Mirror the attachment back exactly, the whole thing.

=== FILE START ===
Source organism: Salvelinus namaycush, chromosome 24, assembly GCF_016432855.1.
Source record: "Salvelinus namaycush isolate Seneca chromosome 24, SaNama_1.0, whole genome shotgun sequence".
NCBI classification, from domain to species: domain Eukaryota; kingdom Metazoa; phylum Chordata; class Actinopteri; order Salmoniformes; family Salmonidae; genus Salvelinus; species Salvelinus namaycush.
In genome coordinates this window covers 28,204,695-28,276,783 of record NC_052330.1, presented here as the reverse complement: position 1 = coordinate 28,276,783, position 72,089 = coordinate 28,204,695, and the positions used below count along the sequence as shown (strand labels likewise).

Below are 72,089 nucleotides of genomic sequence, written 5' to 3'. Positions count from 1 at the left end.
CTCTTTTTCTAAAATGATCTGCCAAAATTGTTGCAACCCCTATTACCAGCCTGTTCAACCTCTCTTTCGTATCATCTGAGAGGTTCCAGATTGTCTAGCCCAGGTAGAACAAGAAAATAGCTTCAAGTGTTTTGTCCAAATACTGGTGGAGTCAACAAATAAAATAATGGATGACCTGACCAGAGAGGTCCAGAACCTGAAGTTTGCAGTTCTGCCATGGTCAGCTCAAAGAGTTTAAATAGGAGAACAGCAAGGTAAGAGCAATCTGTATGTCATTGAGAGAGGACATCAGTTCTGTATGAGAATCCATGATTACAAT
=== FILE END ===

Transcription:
Source organism: Salvelinus namaycush, chromosome 24, assembly GCF_016432855.1.
Source record: "Salvelinus namaycush isolate Seneca chromosome 24, SaNama_1.0, whole genome shotgun sequence".
NCBI classification, from domain to species: domain Eukaryota; kingdom Metazoa; phylum Chordata; class Actinopteri; order Salmoniformes; family Salmonidae; genus Salvelinus; species Salvelinus namaycush.
In genome coordinates this window covers 28,204,695-28,276,783 of record NC_052330.1, presented here as the reverse complement: position 1 = coordinate 28,276,783, position 72,089 = coordinate 28,204,695, and the positions used below count along the sequence as shown (strand labels likewise).

Below are 72,089 nucleotides of genomic sequence, written 5' to 3'. Positions count from 1 at the left end.
CTCTTTTTCTAAAATGATCTGCCAAAATTGTTGCAACCCCTATTACCAGCCTGTTCAACCTCTCTTTCGTATCATCTGAGAGGTTCCAGATTGTCTAGCCCAGGTAGAACAAGAAAATAGCTTCAAGTGTTTTGTCCAAATACTGGTGGAGTCAACAAATAAAATAATGGATGACCTGACCAGAGAGGTCCAGAACCTGAAGTTTGCAGTTCTGCCATGGTCAGCTCAAAGAGTTTAAATAGGAGAACAGCAAGGTAAGAGCAATCTGTATGTCATTGAGAGAGGACATCAGTTCTGTATGAGAATCCATGATTACAAT